So you want to ________ Marji Gesick
So you want to ________ Marji Gesick
How to keep your sanity intact during the MG100
1. Find your motivation
I watch this reality show on History called Alone where 10 experienced survivalists get dropped onto Vancouver Island for a chance to win $500,000 if they’re the last one left. The catch being an imminent winter and each person separated by miles of dense mountainous forest and uncrossable bodies of water, rendering the show’s anti-climatic but truthful title. By day three of being alone, after their first black bear or cougar encounter or day without food, many contestants confront the fact they are unsure about their purpose on the island and bail. They have bear spray, they’ve been preparing for this all their lives, but they forgot to ask themselves the essential question.
Why are you putting yourself through this? is something you’ll be asking yourself way sooner than expected (wanting to accessorize your midriff is not a good enough reason) and if the answer doesn’t hold bones somewhere deeper inside of you than your self-doubt, well, you too may be phoning for a ride back home.
2. Don’t catastrophize things
It’s an evolutionary adaptation to shit bricks in high pressure environments. Back in the early days of Man, you wouldn’t want to forget about the cougar that just tore through camp, you’d want that terrifying memory supplanted over every other sensation till the threat was alleviated. In endurance races, however, this trait works against you. A flat tire is not the end of the world. Neither is a wrong turn, a dropped bottle, a crash, a bout of diarrhea, or any number of other minor mountain biking incidents that somehow seem apocalyptic on race day. Breathe. Let it go.
3. Don’t engage in story-making
Essentially, don’t let the ego steer the ship. A lot of bad thoughts run through the mind of an individual under high stress. Think of the Marji as a one-day mindfulness retreat and treat those dark thoughts as the naturally-occurring byproduct of human consciousness under duress. Focus on the breath, repeat your mantra, channel your hate, whatever works for getting into that flow state.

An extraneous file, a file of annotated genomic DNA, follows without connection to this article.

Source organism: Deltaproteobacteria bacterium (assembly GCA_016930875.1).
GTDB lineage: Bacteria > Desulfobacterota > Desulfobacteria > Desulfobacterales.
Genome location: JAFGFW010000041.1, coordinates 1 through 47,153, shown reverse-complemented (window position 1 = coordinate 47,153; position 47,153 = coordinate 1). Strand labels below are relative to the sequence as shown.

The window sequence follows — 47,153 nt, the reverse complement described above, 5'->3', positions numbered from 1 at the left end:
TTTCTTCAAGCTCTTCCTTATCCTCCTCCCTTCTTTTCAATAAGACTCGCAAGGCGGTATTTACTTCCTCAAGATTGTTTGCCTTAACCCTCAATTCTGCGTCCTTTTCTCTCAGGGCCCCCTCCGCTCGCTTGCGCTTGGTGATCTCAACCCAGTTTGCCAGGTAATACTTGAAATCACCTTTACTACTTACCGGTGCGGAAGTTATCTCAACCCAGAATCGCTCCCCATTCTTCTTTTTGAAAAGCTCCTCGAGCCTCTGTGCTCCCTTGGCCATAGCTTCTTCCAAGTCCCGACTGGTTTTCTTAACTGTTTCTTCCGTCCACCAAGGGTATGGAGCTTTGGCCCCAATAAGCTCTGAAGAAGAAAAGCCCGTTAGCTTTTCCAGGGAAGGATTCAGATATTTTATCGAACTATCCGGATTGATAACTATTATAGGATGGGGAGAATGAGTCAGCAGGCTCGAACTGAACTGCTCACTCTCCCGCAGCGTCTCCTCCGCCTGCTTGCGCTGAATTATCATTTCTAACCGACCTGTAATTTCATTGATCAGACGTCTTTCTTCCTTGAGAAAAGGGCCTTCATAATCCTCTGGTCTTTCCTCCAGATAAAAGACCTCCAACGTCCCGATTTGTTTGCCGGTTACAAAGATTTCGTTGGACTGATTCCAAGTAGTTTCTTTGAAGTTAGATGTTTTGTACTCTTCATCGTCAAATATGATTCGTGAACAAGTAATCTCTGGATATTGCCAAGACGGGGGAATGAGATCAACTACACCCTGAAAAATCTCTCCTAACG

4. Have a plan for when it all goes wrong
Inevitably, the plan falls apart. What is your system for dealing with disappointment? Are you the type to adjust expectations and push on? Or were you here for one thing and its absence makes the whole outcome irrelevant? Or are you the type to never let go of the goal even when it looks furthest from reach?
5. Stay positive
For a while growing up, my dad was a seed and chemical salesman and under the bucket seat in his pickup he had this plastic book of motivational tapes from Dennis Waitley titled The Psychology of Winning that got him through the many rejections and setbacks of retail ag sales (it takes somewhere on average 10 trips to the farm to make a cold seed sale). We used to listen to those tapes on the way to hockey tournaments and it was amazing seeing the results in practice when our team would lose the first game of the round robin and go on to win the whole thing because we were cocky little pricks who expected to win. I’m sure all the other teams’ mommys and daddums told them they were special and could do anything but in Midland we were just pretentious enough to believe it. And that counts for A LOT.
6. The last 15 are the best
My sarcastic cycling-blogger persona would like to remind you that the last 17 (né 15) are your favorite miles. Danny Duro, Flannel Shirt, Grandview, AM/FM, Devils Drop, those are your jams. You love the tight handmade switchbacks that you hear some guy cleared once. You love the steep rock rolls you’re never quite sure won’t buck you headfirst into a tree. The climbs are short and have plenty of traction. The new stuff is easy and flowy. It’s never wet out there and you’ve never seen glass on the trail.
7. The first 15 are the hardest: go out easy
Most races don’t start with something as hard as Harlow. If you’re not top 5 at Top of the World you’ll be walking it and there’s a good chance the race will be backed up on Rickles too. There’s also a pretty close to zero chance you’ll make it up World Cup and it’s better to save some power for the rock garden that follows. Harlow is hard. Just thank Todd he took you on the easy stuff and there’s a 400-foot climb back to Forestville where you can catch up to all your friends.